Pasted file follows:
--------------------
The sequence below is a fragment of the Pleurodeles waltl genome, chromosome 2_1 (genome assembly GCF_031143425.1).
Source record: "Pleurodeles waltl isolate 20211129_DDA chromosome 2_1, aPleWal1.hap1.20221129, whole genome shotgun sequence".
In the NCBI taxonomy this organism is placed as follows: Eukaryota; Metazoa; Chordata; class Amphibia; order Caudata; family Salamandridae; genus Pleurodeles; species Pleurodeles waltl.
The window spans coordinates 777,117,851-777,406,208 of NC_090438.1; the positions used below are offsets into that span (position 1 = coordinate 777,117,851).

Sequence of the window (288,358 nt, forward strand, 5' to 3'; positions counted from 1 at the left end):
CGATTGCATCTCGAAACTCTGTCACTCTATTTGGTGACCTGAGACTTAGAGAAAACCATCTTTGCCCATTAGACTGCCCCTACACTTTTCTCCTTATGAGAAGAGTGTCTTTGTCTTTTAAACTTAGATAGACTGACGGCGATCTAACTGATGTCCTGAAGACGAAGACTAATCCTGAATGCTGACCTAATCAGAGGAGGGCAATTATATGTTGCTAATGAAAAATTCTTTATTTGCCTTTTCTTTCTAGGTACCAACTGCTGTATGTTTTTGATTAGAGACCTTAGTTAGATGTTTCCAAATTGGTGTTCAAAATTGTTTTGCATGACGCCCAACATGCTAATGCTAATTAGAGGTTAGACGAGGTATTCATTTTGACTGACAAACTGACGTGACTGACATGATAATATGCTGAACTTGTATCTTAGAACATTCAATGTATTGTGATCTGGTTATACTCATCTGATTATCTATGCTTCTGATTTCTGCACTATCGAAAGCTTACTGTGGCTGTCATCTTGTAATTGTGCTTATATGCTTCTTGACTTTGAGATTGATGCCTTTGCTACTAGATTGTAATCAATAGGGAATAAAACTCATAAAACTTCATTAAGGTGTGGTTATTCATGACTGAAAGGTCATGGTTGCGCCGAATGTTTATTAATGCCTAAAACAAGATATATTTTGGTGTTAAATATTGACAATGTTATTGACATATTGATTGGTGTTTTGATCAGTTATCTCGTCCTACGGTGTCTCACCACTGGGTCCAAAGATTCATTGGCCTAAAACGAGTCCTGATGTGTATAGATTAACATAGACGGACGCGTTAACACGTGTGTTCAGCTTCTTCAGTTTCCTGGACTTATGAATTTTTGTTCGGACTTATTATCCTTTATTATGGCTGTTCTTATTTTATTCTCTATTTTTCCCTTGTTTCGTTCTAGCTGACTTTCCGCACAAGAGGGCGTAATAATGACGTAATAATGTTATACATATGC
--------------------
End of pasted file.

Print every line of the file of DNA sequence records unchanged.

The sequence below is a fragment of the Pleurodeles waltl genome, chromosome 2_1 (genome assembly GCF_031143425.1).
Source record: "Pleurodeles waltl isolate 20211129_DDA chromosome 2_1, aPleWal1.hap1.20221129, whole genome shotgun sequence".
In the NCBI taxonomy this organism is placed as follows: Eukaryota; Metazoa; Chordata; class Amphibia; order Caudata; family Salamandridae; genus Pleurodeles; species Pleurodeles waltl.
The window spans coordinates 777,117,851-777,406,208 of NC_090438.1; the positions used below are offsets into that span (position 1 = coordinate 777,117,851).

Sequence of the window (288,358 nt, forward strand, 5' to 3'; positions counted from 1 at the left end):
CGATTGCATCTCGAAACTCTGTCACTCTATTTGGTGACCTGAGACTTAGAGAAAACCATCTTTGCCCATTAGACTGCCCCTACACTTTTCTCCTTATGAGAAGAGTGTCTTTGTCTTTTAAACTTAGATAGACTGACGGCGATCTAACTGATGTCCTGAAGACGAAGACTAATCCTGAATGCTGACCTAATCAGAGGAGGGCAATTATATGTTGCTAATGAAAAATTCTTTATTTGCCTTTTCTTTCTAGGTACCAACTGCTGTATGTTTTTGATTAGAGACCTTAGTTAGATGTTTCCAAATTGGTGTTCAAAATTGTTTTGCATGACGCCCAACATGCTAATGCTAATTAGAGGTTAGACGAGGTATTCATTTTGACTGACAAACTGACGTGACTGACATGATAATATGCTGAACTTGTATCTTAGAACATTCAATGTATTGTGATCTGGTTATACTCATCTGATTATCTATGCTTCTGATTTCTGCACTATCGAAAGCTTACTGTGGCTGTCATCTTGTAATTGTGCTTATATGCTTCTTGACTTTGAGATTGATGCCTTTGCTACTAGATTGTAATCAATAGGGAATAAAACTCATAAAACTTCATTAAGGTGTGGTTATTCATGACTGAAAGGTCATGGTTGCGCCGAATGTTTATTAATGCCTAAAACAAGATATATTTTGGTGTTAAATATTGACAATGTTATTGACATATTGATTGGTGTTTTGATCAGTTATCTCGTCCTACGGTGTCTCACCACTGGGTCCAAAGATTCATTGGCCTAAAACGAGTCCTGATGTGTATAGATTAACATAGACGGACGCGTTAACACGTGTGTTCAGCTTCTTCAGTTTCCTGGACTTATGAATTTTTGTTCGGACTTATTATCCTTTATTATGGCTGTTCTTATTTTATTCTCTATTTTTCCCTTGTTTCGTTCTAGCTGACTTTCCGCACAAGAGGGCGTAATAATGACGTAATAATGTTATACATATGC